Dr. Anthony Fauci, director of the National Institute of Allergy and Infectious Diseases, and President Donald Trump participate in the daily coronavirus task force briefing at the White House on April 22. | Drew Angerer/Getty Images
The White House says allowing Fauci to appear at a House coronavirus panel would be “counterproductive.”
White House officials have blocked Dr. Anthony Fauci, the White House’s top infectious disease expert, from appearing at a House of Representatives hearing on America’s coronavirus response. It appears, however, that he will be allowed to appear at a later Senate hearing.
After the House Appropriations Committee sought Fauci’s testimony for a May 6 hearing on coronavirus and the government’s efforts to combat it, they were rebuffed by the White House, a committee spokesman told Vox.
“The Appropriations Committee sought Dr. Anthony Fauci as a witness at next week’s Labor-HHS-Education Subcommittee hearing on COVID-19 response. We have been informed by an administration official that the White House has blocked Dr. Fauci from testifying,” committee spokesman Evan Hollander said in a statement.
In a statement to the Washington Post, the White House said it would be “counterproductive” to allow Fauci to testify in front of Congress in the midst of the government’s efforts to fight coronavirus.
“While the Trump Administration continues its whole-of-government response to COVID-19, including safely opening up America again and expediting vaccine development, it is counter-productive to have the very individuals involved in those efforts appearing at Congressional hearings,” White House deputy press secretary Judd Deere said in the statement. “We are committed to working with Congress to offer testimony at the appropriate time.”
As of now, Fauci is still slated to appear in front of the Senate Health, Education, Labor and Pensions Committee on May 12. Rather than hearing from a current White House official, the House Appropriations Committee will instead hear from Dr. Tom Frieden, the former director for the Centers for Disease Control and Prevention in the Obama administration.
“Congress and the American public deserve a clear-eyed view of the path forward for responding to the COVID-19 pandemic,” said House Appropriations Committee Chair Nita Lowey (D-NY) and Labor-HHS-Education Appropriations Subcommittee Chair Rosa DeLauro (D-CT) in a statement. “The people of this country deserve a federal government that is up-to-date, modernized, and prepared to protect lives.”
There has been past tension between Fauci and Trump
Fauci is the White House’s top infectious disease expert. But he’s become known for his straightforward, no-nonsense approach to discussing coronavirus — even if that means contradicting statements made by President Donald Trump or saying the administration could have acted sooner. These admissions, of course, fly in the face of statements by the Trump administration, which argue it acted swiftly and decisively to limit the effects of Covid-19.
It isn’t clear whether these comments were a factor in the White House decision not to allow Fauci to testify. Given the topic of the hearing, however, it seems inevitable questions about the Trump administration’s failings in addressing coronavirus would be posed. It also remains to be seen whether Fauci will be deemed too busy to appear before the Republican-controlled Senate committee later in May.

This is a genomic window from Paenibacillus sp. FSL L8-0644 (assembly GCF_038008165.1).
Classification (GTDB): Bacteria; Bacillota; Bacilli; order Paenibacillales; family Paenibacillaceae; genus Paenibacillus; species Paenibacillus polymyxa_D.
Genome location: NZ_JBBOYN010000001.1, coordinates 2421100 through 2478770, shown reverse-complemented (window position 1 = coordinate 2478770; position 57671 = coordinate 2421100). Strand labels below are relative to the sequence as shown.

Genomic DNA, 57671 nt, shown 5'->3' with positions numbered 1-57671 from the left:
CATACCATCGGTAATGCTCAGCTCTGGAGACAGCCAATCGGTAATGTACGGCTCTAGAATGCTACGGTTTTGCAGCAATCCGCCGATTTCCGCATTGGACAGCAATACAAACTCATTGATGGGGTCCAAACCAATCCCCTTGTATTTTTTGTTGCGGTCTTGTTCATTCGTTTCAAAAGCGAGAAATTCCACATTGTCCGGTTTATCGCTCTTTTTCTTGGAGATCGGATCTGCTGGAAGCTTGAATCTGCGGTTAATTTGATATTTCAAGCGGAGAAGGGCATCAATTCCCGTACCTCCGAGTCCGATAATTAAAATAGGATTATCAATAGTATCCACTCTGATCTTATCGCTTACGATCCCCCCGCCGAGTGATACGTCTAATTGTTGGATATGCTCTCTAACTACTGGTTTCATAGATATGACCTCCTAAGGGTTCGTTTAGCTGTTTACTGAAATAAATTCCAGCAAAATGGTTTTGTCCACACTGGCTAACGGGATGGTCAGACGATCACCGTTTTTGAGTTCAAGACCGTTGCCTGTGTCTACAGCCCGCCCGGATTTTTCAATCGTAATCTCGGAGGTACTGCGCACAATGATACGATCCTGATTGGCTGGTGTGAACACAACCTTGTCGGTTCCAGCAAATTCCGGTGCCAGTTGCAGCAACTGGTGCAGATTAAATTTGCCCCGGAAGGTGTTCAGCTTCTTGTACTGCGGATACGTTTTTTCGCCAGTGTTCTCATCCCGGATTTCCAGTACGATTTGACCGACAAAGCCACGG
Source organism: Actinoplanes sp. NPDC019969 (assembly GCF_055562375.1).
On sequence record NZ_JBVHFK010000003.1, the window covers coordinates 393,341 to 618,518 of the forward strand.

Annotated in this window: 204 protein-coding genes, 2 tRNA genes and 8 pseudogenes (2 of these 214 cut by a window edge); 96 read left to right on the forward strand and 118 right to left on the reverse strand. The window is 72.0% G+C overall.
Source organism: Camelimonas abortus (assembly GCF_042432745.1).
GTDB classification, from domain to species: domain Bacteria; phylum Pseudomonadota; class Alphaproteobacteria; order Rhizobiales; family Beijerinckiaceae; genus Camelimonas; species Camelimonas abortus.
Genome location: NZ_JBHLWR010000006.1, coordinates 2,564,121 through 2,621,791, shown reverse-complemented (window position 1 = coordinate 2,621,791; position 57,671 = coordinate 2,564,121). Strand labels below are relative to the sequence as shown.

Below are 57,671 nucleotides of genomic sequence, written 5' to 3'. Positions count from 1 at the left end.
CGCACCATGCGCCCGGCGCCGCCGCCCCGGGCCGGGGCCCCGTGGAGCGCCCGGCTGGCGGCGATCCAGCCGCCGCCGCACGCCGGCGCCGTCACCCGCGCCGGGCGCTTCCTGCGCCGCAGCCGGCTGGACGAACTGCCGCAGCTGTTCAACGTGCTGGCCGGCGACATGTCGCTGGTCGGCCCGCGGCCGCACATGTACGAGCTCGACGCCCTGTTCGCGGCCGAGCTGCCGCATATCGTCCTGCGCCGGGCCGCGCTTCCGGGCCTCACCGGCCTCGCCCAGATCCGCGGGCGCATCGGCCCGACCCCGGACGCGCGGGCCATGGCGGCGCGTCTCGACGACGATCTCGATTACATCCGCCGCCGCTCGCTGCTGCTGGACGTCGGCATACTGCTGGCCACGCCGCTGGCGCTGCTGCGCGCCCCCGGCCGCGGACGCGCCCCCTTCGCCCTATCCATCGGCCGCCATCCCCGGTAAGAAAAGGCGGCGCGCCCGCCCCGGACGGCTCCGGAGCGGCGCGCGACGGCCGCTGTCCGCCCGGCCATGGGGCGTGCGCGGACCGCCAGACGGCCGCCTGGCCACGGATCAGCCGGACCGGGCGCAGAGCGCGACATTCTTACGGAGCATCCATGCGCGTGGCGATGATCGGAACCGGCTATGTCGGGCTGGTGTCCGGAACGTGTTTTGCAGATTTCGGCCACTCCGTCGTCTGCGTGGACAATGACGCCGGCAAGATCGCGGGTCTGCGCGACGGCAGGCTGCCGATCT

Fauci’s time has been in high demand. Public polling shows his approval rating with the American public is much higher than Trump’s, and he has become a sought-after official, both for interviews with the media and congressional testimony.
Fauci’s standing with Trump himself, however, is harder to ascertain. Trump once retweeted a call to fire Fauci that came from a conservative former California congressional nominee, without directly echoing the sentiment himself.
— Donald J. Trump (@realDonaldTrump) April 12, 2020
As Vox’s Sean Collins wrote, it’s hard to know how serious Trump is about firing his incredibly popular top public health official in the middle of a pandemic.
In this context, what Trump’s retweet means — if anything — is unclear. On one hand, he has a history of communicating displeasure with members of his administration on Twitter before firing them, once tweeting, for example about his dissatisfaction with former Inspector General Michael Atkinson four months before suddenly firing him. On the other hand, Trump has been effusive with his praise of Fauci, calling him “extraordinary” and a “good man.”
Given the president’s unpredictability, any number of explanations for the tweet are possible, from Trump blowing off steam at a moment of frustration over the CNN interview to him retweeting before having read the whole of Lorraine’s post.
It is possible the White House will reverse its decision on the House testimony — Fauci and other top public health experts were reportedly banned from doing interviews on CNN for a time, a decision said to be quickly discarded. And as Congress ramps up its oversight of the Trump administration’s continued response to coronavirus, they may seek more details about why Fauci was not allowed to testify in front of members.
Support Vox’s explanatory journalism
Every day at Vox, we aim to answer your most important questions and provide you, and our audience around the world, with information that has the power to save lives. Our mission has never been more vital than it is in this moment: to empower you through understanding. Vox’s work is reaching more people than ever, but our distinctive brand of explanatory journalism takes resources — particularly during a pandemic and an economic downturn. Your financial contribution will not constitute a donation, but it will enable our staff to continue to offer free articles, videos, and podcasts at the quality and volume that this moment requires. Please consider making a contribution to Vox today.